nep-res New Economics Papers
on Resource Economics
Issue of 2016‒10‒23
five papers chosen by
Maximo Rossi
Universidad de la República

  1. Second-Best Renewable Subsidies to De-Carbonize the Economy: Commitment and the Green Paradox By Rezai, Armon; van der Ploeg, Frederick
  2. The Failure of Climate Change Negotiations: Irrational Countries Exclude the Poor and the Future Generations By Sang-Chul Suh
  3. Viable Nash Equilibria in the Problem of Common Pollution By Noël Bonneuil; Raouf Boucekkine
  4. Do ‘green’ employment effects vary across industries? Implications for green growth By Christine Mee Lie
  5. Output-based allocations in pollution markets with uncertainty and self-selection By Guy Meunier; Juan-Pablo Montero; Jean-Pierre Ponssard

  1. By: Rezai, Armon; van der Ploeg, Frederick
    Abstract: Climate change must deal with two market failures: global warming and learning by doing in renewable energy production. The first-best policy consists of an aggressive renewables subsidy in the near term and a gradually rising and falling carbon tax. Given that global carbon taxes remain elusive, policy makers might have to rely on a second-best subsidy only. With credible commitment the second-best subsidy is higher than the social benefit of learning to cut the transition time and peak warming close to first-best levels at the cost of higher fossil fuel use in the short run (weak Green Paradox). Without commitment the second-best subsidy is set to the social benefit of learning. It generates smaller weak Green Paradox effects, but the transition to the carbon-free takes longer and cumulative carbon emissions are higher. Under first best and second best with pre-commitment peak warming is 2.1 - 2.3 °C, under second best without commitment 3.5°C, and without any policy 5.1°C above pre-industrial levels. Not being able to commit yields a welfare loss of 95% of initial GDP compared to first best. Being able to commit brings this figure down to 7%.
    Keywords: carbon tax; commitment; learning by doing; Ramsey growth; renewables subsidy
    JEL: H21 Q51 Q54
    Date: 2016–10
    URL: http://d.repec.org/n?u=RePEc:cpr:ceprdp:11552&r=res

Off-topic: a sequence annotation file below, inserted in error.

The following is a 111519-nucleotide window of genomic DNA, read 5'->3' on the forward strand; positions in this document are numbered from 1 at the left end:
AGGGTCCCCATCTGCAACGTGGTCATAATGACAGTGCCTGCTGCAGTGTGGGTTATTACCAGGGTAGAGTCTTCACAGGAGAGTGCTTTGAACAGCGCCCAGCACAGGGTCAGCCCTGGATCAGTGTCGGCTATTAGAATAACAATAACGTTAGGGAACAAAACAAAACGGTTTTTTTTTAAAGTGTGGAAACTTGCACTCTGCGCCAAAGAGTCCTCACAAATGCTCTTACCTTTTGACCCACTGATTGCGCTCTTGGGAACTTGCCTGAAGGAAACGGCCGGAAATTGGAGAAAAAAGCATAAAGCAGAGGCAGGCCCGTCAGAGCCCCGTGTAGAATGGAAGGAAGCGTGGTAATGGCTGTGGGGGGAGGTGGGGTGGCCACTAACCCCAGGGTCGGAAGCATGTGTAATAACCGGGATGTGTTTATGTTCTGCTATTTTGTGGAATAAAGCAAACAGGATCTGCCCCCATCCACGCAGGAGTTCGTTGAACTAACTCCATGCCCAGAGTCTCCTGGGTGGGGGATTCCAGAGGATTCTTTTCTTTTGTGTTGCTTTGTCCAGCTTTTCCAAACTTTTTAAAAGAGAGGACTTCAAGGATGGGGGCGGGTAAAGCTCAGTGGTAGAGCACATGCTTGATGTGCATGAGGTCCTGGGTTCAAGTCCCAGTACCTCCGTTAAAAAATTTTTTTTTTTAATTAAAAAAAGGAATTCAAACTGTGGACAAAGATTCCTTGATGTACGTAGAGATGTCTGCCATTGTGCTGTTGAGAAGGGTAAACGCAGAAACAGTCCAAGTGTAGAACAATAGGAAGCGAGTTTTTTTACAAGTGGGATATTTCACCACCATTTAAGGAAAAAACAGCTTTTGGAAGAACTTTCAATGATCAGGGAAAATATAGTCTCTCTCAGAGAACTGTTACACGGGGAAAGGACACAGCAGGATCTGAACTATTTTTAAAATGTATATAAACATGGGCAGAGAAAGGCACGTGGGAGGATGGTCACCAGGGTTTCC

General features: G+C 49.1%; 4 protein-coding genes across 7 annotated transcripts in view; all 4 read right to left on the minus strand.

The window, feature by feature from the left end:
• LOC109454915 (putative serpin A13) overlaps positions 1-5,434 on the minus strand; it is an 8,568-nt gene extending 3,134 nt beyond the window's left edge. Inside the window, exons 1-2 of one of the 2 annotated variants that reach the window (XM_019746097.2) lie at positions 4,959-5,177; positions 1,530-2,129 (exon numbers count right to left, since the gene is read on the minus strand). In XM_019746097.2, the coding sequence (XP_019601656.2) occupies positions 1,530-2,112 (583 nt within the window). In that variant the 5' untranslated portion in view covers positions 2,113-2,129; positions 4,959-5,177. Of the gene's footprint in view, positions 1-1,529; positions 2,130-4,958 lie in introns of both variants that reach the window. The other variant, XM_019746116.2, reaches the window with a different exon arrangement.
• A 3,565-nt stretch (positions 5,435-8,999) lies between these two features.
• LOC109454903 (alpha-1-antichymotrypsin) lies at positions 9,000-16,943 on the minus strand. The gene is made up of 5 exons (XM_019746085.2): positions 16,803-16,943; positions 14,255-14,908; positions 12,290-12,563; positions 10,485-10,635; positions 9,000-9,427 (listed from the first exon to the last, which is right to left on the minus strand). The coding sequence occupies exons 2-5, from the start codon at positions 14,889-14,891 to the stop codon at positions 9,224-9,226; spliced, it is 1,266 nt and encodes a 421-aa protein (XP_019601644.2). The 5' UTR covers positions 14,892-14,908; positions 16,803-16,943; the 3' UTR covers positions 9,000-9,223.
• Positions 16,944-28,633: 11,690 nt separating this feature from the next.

2. By: Sang-Chul Suh (Department of Economics, University of Windsor)
    Abstract: Despite decades of international negotiations, little progress has been made in reducing the level of the Green House Gases (GHGs) in the atmosphere. The understanding of the climate change problem in economic theory as an allocation failure of common resources is explained in "the tragedy of the commonsÉ by Hardin (1968). We start with a simple prisoners’ dilemma game (PD game) that represents the essence of Hardin’s "the tragedy of the commons". We argue that the PD game model is not adequate for explaining the failure of the climate negotiations. As an alternative explanation, we claim that countries’ irrational decision making, rather than misdirected incentives of rational countries in the PD game, is the main cause of the failure of climate negotiations. The irrationality of a government originates from ignoring the well-being of the poor and the future generations who are mostly excluded from the market activities, and hence receive the least economic benefit, contribute least to the climate problem, and yet are forced to pay most of the non-economic costs of climate change. The current paper tries to keep the resolution of the climate problem in the realm of economic discussion, while following Gardiner’s (2011) view that regards the issue of climate change as a moral problem of ignoring the wellbeing of the poor and the future generations. The immediate challenge of this approach is to measure the non-economic losses of the poor and the future generations due to climate change and to reflect them in climate change related decisions
    Keywords: Climate Change, Negotiation, Game, Irrationality, Income Inequality, Intergenerational Conflict.
    JEL: Q54 C72 D62
    Date: 2016–10
    URL: http://d.repec.org/n?u=RePEc:wis:wpaper:1607&r=res